KAREN J. ALTER [continued]: supposed to keep your promises.So this idea of pacta sunt servandareflects the notion that legitimate governmentsrespect the rule of law.There are laws that are passed by legislaturesor maybe embodied in constitutions,and just because the current governmentdoesn't like it doesn't mean that they can say,"I'm no longer bound by this law."So just like the current president can't say,"I'm going to ban assault weapons,
KAREN J. ALTER [continued]: and I'm going to ban all guns," because it'sembedded in our constitution, the ideais that no leader is above the lawand each leader has to follow the rules thathave been adopted legitimately.Much international law today reflectsthis rule of law understanding rather thana contract understanding, which meansthat states can be bound by some international laws
KAREN J. ALTER [continued]: even if they have not opted in.And of course, this makes sense because governments change.So you can't require that international law constantlybe re-upped every time there's a new government,but also, the categories of custom and of jus cogensreflect this idea that you can be bound by international laweven if you didn't explicitly opt in.And in reality, no country can withdraw from certain laws.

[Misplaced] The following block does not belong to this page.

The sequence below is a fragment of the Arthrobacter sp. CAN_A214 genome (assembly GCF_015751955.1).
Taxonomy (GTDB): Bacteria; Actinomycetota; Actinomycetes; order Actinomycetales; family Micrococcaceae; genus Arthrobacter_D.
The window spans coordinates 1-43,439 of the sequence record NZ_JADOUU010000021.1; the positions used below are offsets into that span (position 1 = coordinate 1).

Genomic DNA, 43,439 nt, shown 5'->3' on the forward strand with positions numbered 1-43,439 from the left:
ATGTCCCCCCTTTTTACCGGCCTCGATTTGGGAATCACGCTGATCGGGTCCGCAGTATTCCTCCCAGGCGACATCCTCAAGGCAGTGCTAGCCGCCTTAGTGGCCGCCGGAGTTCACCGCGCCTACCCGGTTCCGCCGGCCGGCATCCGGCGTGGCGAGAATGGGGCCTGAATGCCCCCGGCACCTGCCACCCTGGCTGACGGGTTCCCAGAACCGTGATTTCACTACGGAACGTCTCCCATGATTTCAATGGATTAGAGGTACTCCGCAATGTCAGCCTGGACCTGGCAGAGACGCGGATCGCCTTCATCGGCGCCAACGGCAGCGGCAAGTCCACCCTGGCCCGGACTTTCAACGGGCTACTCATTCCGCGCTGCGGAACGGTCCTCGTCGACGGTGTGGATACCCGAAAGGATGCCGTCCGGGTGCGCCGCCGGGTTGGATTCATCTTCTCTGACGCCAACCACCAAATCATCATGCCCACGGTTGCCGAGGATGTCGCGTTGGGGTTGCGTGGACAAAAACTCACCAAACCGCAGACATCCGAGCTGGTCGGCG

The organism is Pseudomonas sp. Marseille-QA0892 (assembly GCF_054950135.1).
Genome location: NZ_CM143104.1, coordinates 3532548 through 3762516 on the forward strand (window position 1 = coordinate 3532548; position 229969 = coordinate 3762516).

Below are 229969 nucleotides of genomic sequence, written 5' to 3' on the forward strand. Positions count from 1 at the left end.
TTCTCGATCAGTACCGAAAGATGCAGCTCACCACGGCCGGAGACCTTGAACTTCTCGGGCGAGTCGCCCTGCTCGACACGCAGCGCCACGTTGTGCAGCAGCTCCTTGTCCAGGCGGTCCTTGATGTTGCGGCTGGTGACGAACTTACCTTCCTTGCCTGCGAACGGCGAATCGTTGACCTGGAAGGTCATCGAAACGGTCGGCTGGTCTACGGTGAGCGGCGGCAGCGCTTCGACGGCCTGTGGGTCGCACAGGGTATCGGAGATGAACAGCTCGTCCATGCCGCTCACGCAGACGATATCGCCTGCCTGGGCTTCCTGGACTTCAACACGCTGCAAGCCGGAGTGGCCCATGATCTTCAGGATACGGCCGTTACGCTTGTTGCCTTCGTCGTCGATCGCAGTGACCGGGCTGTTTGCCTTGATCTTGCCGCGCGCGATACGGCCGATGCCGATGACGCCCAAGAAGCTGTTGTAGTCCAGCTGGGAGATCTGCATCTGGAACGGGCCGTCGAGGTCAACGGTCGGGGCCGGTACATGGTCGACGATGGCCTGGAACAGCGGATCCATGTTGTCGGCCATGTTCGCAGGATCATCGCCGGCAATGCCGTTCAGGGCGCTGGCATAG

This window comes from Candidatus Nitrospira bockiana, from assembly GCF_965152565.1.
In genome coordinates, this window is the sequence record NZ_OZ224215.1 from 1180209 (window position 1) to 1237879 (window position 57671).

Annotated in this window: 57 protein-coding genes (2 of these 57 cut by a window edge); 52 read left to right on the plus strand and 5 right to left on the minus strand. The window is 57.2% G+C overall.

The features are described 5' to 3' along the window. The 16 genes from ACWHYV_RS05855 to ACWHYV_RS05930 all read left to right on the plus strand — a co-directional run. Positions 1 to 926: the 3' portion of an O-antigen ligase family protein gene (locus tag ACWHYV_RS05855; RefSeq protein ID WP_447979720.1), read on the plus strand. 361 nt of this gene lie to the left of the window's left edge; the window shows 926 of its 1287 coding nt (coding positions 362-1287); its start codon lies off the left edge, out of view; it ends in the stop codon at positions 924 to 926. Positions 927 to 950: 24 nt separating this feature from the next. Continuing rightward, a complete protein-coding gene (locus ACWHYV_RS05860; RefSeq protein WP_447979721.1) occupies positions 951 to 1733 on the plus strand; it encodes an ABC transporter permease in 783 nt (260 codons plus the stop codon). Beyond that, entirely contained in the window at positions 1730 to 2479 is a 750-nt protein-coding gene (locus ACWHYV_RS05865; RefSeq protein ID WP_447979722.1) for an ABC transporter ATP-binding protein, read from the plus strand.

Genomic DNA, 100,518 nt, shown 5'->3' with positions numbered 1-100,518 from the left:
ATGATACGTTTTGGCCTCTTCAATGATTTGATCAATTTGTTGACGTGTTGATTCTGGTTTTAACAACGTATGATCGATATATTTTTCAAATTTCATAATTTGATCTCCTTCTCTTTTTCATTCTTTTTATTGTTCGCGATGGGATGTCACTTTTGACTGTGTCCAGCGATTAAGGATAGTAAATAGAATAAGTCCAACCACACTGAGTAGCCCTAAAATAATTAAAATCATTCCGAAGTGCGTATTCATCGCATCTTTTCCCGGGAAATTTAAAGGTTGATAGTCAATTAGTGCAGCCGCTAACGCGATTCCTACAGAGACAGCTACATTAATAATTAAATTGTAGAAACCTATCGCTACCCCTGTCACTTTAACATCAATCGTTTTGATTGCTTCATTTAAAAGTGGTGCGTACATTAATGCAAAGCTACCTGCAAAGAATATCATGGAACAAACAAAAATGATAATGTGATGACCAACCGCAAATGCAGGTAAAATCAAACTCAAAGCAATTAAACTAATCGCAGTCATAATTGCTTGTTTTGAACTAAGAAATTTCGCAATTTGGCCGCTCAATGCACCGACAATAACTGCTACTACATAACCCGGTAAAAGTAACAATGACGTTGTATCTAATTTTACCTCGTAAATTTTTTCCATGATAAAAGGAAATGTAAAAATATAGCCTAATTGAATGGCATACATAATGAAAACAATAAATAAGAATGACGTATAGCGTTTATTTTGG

KAREN J. ALTER [continued]: You can't withdraw from the United Nations Charternor can you withdraw from certain legal obligationslike the Genocide Convention.You can't say, "I want to now commit genocide and war crimes,so I'm withdrawing."And one country's violation of the contractdoes not break the contract for others.So just because an authoritarian regimeviolates human rights, that does notmean that your own country can violate human rights.
KAREN J. ALTER [continued]: So we've had this shift of mentality of this ideathat international law is a contract between governmentsto a set of ideas that international law isa body of law that binds both governments and their peoplesand militias within the state.This is part of a larger trend that'soccurred since World War II.We see it in the creation of international courts.We see it in the creation of the International Criminal Court